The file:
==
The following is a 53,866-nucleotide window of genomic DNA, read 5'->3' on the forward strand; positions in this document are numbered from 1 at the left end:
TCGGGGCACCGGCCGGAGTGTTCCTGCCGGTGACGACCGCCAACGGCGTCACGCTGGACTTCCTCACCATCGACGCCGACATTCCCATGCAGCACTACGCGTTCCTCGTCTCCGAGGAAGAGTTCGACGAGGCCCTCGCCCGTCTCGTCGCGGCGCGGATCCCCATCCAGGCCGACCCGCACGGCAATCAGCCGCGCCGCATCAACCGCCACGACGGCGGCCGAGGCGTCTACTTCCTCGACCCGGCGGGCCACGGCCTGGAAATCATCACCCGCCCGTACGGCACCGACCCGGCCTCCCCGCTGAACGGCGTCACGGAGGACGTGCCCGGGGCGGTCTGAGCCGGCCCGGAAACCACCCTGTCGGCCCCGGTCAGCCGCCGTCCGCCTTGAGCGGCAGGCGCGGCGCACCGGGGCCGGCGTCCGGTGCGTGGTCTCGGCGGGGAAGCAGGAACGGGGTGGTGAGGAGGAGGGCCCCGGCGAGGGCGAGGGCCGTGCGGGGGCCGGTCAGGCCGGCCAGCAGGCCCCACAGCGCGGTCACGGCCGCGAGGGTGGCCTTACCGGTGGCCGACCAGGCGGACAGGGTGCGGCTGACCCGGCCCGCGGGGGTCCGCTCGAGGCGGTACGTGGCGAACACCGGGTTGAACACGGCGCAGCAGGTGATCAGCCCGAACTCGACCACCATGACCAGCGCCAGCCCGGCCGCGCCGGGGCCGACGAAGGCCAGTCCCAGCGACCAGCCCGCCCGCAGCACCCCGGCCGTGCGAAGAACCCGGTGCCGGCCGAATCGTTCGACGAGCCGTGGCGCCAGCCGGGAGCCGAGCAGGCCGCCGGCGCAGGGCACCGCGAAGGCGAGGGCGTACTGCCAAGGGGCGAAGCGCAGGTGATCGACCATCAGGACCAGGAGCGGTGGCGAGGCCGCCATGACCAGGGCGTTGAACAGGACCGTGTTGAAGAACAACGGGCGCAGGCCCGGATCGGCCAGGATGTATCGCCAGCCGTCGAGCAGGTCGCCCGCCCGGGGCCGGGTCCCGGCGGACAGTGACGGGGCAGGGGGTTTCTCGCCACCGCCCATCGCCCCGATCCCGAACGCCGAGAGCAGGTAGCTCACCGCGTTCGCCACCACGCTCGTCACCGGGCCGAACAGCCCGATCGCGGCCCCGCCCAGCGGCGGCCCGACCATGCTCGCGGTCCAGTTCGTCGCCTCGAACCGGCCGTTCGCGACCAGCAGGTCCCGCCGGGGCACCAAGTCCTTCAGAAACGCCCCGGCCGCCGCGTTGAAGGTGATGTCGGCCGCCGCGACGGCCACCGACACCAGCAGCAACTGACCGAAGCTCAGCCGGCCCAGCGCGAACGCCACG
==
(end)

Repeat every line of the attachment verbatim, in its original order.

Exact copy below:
The following is a 53,866-nucleotide window of genomic DNA, read 5'->3' on the forward strand; positions in this document are numbered from 1 at the left end:
TCGGGGCACCGGCCGGAGTGTTCCTGCCGGTGACGACCGCCAACGGCGTCACGCTGGACTTCCTCACCATCGACGCCGACATTCCCATGCAGCACTACGCGTTCCTCGTCTCCGAGGAAGAGTTCGACGAGGCCCTCGCCCGTCTCGTCGCGGCGCGGATCCCCATCCAGGCCGACCCGCACGGCAATCAGCCGCGCCGCATCAACCGCCACGACGGCGGCCGAGGCGTCTACTTCCTCGACCCGGCGGGCCACGGCCTGGAAATCATCACCCGCCCGTACGGCACCGACCCGGCCTCCCCGCTGAACGGCGTCACGGAGGACGTGCCCGGGGCGGTCTGAGCCGGCCCGGAAACCACCCTGTCGGCCCCGGTCAGCCGCCGTCCGCCTTGAGCGGCAGGCGCGGCGCACCGGGGCCGGCGTCCGGTGCGTGGTCTCGGCGGGGAAGCAGGAACGGGGTGGTGAGGAGGAGGGCCCCGGCGAGGGCGAGGGCCGTGCGGGGGCCGGTCAGGCCGGCCAGCAGGCCCCACAGCGCGGTCACGGCCGCGAGGGTGGCCTTACCGGTGGCCGACCAGGCGGACAGGGTGCGGCTGACCCGGCCCGCGGGGGTCCGCTCGAGGCGGTACGTGGCGAACACCGGGTTGAACACGGCGCAGCAGGTGATCAGCCCGAACTCGACCACCATGACCAGCGCCAGCCCGGCCGCGCCGGGGCCGACGAAGGCCAGTCCCAGCGACCAGCCCGCCCGCAGCACCCCGGCCGTGCGAAGAACCCGGTGCCGGCCGAATCGTTCGACGAGCCGTGGCGCCAGCCGGGAGCCGAGCAGGCCGCCGGCGCAGGGCACCGCGAAGGCGAGGGCGTACTGCCAAGGGGCGAAGCGCAGGTGATCGACCATCAGGACCAGGAGCGGTGGCGAGGCCGCCATGACCAGGGCGTTGAACAGGACCGTGTTGAAGAACAACGGGCGCAGGCCCGGATCGGCCAGGATGTATCGCCAGCCGTCGAGCAGGTCGCCCGCCCGGGGCCGGGTCCCGGCGGACAGTGACGGGGCAGGGGGTTTCTCGCCACCGCCCATCGCCCCGATCCCGAACGCCGAGAGCAGGTAGCTCACCGCGTTCGCCACCACGCTCGTCACCGGGCCGAACAGCCCGATCGCGGCCCCGCCCAGCGGCGGCCCGACCATGCTCGCGGTCCAGTTCGTCGCCTCGAACCGGCCGTTCGCGACCAGCAGGTCCCGCCGGGGCACCAAGTCCTTCAGAAACGCCCCGGCCGCCGCGTTGAAGGTGATGTCGGCCGCCGCGACGGCCACCGACACCAGCAGCAACTGACCGAAGCTCAGCCGGCCCAGCGCGAACGCCACG